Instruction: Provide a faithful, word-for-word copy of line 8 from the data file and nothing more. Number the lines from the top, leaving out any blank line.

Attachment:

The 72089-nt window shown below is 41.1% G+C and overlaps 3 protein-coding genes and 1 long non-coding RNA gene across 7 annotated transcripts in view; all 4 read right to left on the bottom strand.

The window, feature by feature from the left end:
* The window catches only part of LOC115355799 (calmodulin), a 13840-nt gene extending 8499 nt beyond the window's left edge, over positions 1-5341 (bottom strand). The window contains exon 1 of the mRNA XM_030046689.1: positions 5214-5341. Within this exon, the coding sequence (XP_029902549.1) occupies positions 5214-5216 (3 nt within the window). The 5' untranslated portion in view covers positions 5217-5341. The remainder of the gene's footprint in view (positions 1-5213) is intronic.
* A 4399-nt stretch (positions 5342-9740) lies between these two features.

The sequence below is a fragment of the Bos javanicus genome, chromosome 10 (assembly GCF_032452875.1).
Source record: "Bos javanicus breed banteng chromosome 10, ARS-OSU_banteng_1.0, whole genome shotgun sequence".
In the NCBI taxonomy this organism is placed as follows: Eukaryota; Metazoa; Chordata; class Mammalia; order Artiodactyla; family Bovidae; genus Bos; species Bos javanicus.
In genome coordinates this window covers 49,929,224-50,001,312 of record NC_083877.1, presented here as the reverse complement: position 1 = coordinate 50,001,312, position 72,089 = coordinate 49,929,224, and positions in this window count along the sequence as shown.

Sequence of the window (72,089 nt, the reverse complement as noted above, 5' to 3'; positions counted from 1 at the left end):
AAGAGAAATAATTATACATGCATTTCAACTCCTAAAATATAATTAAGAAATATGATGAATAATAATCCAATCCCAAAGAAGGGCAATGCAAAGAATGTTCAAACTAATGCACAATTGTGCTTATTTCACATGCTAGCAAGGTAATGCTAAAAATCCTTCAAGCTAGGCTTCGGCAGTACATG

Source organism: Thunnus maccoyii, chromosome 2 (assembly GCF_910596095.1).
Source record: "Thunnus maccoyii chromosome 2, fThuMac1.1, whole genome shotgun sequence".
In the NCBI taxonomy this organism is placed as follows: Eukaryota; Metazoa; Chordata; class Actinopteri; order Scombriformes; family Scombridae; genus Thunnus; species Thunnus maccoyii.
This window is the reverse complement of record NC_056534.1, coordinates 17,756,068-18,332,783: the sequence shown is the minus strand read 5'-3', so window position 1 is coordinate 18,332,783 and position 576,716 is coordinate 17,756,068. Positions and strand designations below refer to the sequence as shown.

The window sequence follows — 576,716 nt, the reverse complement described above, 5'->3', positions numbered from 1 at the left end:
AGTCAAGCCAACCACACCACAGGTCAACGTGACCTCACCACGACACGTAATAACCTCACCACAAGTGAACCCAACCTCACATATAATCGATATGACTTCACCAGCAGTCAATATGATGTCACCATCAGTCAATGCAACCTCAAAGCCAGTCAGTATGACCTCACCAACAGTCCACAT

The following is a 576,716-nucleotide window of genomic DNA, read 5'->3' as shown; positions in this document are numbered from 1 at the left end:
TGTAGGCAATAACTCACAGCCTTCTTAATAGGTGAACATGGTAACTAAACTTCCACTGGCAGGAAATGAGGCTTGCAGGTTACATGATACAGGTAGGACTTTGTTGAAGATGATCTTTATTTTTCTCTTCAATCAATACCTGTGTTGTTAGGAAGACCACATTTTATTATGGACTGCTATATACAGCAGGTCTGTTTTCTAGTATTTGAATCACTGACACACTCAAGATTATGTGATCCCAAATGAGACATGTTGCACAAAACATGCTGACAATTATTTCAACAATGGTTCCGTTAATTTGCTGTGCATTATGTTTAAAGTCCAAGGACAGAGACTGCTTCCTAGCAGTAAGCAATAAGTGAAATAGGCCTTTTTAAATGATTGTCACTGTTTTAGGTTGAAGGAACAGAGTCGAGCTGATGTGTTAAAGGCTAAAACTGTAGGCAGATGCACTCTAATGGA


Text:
In genome coordinates this window covers 49,929,224-50,001,312 of record NC_083877.1, presented here as the reverse complement: position 1 = coordinate 50,001,312, position 72,089 = coordinate 49,929,224, and positions in this window count along the sequence as shown.